From the chpter "On Wisdom" 

  The PeaceMaker SiTe  

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Chicken Soup for the Soul Stories for a Better World

from the book

Chicken Soup for the Soul®
Stories for a Better World

Used here by permission ©2001 Arias Foundation for Peace

This page created on 10 November 2005

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A Beginning

Especially important it is to realize that there can be no assured peace and tranquility for any one nation except as it is achieved for all. So long as want, frustration and a sense of injustice prevail among significant sections of the Earth, no other section can be wholly released from fear.

President Dwight D. Eisenhower


When I assumed the presidency of Costa Rica in 1986, Central America was being ripped apart by three civil wars. Marxist guerrillas were fighting repressive militaries in El Salvador and Guatemala, while the Marxist/Leninist Sandinista government of Nicaragua was under attack by counterrevolutionary rebels. Honduras was being used as a military training ground, and Costa Rica was also under pressure, mainly from U.S. government officials, to become involved in the Nicaraguan conflict on the side of the Contra rebels.

Even though Costa Rica was not at war, we could not escape the consequences of the conflicts going on around us. Many in Costa Rica were advocating lining up with the Contras to defeat the Sandinistas, and our declared neutrality had already been breached by armed groups staging attacks along our border with Nicaragua. I also worried about the health of our economy, for I knew that very few international tourists or investors would want to come to a country located in a region undergoing major armed conflicts. Therefore, Costa Rica’s well-being as a nation—economic, social, even spiritual—depended on pacifying the entire region. From the day of my election, that was what I set out to do.

The road to getting a peace agreement signed by all the Central American presidents was filled with potholes. After I drafted my peace plan, which asked for democracy as a precondition for lasting peace in the region, I traveled to the other countries of the region to “sell” it to my fellow presidents. When I met with the president of El Salvador, I found that it was not he, but the military officers, who knew all the details of the plan; at that moment, I realized that the military there would have the final vote on whether to accept any plan for peace. In my meeting with the Sandinista government of Nicaragua, I found that they were against my “pro-Yankee” peace plan. The fact that they called it “pro-Yankee” let me know that they had not even read it, since one of the stipulations of the plan was an end to outside intervention in the region. Representatives of the U.S. government were so opposed to my initiative that they attempted to pressure my colleagues into rejecting the plan. Such was the meddling that at one of the meetings of the Central American presidents (all Spanish-speaking nations), the government of Honduras presented an alternative peace plan that was written in English. This was obviously a plant from officials in Washington, D.C., who had an interest in maintaining support for the Nicaraguan Contras until a military victory could be achieved, and therefore, an interest in derailing my peace plan. Neither the U.S. nor the Honduran officials had even bothered to translate into Spanish their alternative plan for peace in Central America.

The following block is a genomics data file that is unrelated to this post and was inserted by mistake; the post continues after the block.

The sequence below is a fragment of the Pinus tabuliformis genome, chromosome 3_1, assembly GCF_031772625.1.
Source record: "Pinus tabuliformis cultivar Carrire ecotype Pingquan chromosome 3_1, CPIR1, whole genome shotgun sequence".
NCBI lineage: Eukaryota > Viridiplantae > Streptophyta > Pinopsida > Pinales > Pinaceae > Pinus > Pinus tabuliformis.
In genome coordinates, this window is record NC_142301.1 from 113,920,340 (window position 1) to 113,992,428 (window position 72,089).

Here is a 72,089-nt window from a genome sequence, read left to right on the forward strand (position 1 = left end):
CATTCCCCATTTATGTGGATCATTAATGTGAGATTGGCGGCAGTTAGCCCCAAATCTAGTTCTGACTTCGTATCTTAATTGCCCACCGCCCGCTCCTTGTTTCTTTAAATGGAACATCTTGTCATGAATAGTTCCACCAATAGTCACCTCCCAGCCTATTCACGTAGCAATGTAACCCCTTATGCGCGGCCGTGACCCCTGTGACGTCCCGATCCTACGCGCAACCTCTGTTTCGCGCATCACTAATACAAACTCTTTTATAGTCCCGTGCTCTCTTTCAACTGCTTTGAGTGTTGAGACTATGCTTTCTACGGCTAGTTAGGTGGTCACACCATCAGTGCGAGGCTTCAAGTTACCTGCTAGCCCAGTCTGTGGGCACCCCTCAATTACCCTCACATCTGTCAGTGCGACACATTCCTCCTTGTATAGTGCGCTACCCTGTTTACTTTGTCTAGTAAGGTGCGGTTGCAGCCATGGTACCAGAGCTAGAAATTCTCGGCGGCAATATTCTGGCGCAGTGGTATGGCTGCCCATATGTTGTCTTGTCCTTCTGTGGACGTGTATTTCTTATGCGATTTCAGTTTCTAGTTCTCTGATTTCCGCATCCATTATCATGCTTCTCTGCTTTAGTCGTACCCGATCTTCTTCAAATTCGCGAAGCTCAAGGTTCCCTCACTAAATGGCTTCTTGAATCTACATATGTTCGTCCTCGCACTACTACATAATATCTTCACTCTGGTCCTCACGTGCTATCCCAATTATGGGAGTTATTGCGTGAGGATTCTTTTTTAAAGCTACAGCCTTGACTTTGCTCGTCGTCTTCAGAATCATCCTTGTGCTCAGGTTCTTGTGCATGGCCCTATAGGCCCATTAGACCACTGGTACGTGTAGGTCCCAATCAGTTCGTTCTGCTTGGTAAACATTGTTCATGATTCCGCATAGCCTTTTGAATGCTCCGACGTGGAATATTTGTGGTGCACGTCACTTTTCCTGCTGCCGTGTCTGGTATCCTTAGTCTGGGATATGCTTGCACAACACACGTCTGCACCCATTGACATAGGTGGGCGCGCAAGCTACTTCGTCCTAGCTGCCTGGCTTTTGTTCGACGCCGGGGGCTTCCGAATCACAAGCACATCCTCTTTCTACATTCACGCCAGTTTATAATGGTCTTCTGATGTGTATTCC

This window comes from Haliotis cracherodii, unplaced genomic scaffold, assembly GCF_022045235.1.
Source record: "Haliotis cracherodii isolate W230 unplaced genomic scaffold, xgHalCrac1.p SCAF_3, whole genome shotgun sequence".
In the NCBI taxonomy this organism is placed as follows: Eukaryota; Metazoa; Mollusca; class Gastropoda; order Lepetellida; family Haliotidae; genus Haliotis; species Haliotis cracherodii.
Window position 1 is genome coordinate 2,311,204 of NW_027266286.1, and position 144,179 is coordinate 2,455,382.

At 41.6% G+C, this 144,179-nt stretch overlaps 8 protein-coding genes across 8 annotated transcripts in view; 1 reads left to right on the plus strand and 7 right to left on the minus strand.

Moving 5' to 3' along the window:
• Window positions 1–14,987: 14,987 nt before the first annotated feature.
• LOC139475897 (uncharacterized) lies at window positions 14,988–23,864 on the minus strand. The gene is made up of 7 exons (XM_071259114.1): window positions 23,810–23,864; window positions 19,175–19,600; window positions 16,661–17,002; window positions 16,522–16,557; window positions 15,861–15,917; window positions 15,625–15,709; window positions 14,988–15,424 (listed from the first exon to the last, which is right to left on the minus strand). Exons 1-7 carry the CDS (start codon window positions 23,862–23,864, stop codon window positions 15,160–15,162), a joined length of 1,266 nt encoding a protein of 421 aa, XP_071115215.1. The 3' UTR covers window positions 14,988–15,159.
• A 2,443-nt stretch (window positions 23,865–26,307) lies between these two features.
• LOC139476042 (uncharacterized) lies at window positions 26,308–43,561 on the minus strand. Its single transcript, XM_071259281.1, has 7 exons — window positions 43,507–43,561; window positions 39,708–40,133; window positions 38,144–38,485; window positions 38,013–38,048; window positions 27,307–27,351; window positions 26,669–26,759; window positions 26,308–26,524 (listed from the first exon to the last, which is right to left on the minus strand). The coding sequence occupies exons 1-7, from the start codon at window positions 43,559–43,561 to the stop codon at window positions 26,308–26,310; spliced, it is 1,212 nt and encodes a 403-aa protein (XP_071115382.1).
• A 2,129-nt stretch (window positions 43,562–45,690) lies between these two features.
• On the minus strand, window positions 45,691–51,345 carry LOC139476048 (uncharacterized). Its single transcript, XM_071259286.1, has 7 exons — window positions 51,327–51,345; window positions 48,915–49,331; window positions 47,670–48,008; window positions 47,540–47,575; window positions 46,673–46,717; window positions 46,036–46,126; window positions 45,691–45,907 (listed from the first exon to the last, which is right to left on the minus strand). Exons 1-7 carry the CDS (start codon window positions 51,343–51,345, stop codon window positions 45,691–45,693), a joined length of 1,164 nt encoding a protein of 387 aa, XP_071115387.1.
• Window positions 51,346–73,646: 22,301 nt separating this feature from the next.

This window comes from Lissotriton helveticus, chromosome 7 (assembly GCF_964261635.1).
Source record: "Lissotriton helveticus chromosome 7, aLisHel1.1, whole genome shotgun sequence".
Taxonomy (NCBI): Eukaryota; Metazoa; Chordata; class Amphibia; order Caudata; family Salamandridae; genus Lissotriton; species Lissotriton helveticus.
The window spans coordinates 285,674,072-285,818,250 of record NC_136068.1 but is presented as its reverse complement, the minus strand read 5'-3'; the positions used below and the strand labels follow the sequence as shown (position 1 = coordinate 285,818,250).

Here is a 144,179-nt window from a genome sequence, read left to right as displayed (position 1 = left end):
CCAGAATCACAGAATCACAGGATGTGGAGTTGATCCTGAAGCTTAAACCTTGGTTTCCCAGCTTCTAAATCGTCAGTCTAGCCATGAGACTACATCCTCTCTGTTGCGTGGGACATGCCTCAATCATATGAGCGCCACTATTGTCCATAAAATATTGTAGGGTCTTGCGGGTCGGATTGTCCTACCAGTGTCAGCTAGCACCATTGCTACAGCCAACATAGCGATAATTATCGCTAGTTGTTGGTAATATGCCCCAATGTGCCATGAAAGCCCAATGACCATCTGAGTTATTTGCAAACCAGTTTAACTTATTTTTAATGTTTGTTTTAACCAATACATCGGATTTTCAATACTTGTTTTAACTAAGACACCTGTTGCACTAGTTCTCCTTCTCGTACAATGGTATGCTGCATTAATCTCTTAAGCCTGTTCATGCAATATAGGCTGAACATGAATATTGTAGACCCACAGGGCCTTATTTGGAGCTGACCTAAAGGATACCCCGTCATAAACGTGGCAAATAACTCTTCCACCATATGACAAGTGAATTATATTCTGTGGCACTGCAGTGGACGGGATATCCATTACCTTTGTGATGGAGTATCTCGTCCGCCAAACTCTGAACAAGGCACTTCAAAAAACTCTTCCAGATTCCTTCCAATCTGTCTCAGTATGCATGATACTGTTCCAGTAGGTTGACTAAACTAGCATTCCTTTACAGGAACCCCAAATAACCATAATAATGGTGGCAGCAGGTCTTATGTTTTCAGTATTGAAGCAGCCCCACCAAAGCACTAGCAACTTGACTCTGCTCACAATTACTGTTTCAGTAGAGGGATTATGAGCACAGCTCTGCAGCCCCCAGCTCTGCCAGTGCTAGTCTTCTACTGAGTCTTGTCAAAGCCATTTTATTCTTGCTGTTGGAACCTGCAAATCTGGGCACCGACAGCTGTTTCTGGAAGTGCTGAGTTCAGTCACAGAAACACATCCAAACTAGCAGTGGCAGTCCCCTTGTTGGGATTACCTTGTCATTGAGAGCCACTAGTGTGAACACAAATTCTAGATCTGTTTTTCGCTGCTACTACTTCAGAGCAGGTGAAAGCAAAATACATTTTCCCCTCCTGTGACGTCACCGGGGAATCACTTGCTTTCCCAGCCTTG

Faced with so many obstacles, how did we succeed? Mainly through perseverance, an essential quality in any negotiation. I made visits and numerous phone calls to all my fellow presidents in the region, allowing my stubbornness to become my greatest asset while I persevered until they agreed to sign the plan. Of course, a measure of compromise and humility was also necessary. Although difficult, I accepted changes to the plan that would make it more palatable to the Salvadoran generals, for instance, or to others who had difficulty with one or another of its provisions.

In the end, we signed the Procedure for a Firm and Lasting Peace in Central America on August 7, 1987. This, of course, was not the end, but rather the beginning of the pacification of the region. The cease-fires stipulated in the plan were not easy to achieve. Each country at war had to come up with its own internal peace accords, and the last of these was signed in Guatemala in 1996. My colleagues and I had taken only the first, but very necessary, step: agreeing that, in order to have lasting peace, our societies must put democracy into practice.

For me, one unforgettable image encapsulates the motivation behind these efforts: that of an indigenous woman who was standing in the crowd that day in Guatemala City, her hair braided, her feet bare, holding her child to her breast. She caught my eye on the way into the National Cathedral for a Mass of thanksgiving after the signing of the plan, and when we came back out and crossed the plaza in the opposite direction, there she was again. She approached me and said, “Thank you, Señor Presidente, for this son and for the one who is fighting.” Although there was still much to be done to make our agreement a reality, at that moment, I knew that something new, something positive, something irreversible had begun—and that the remainder of its course would somehow be determined by the people whom this woman and her two sons represented.

Oscar Arias, Ph.D.
Former president of Costa Rica and 1987 Nobel Peace laureate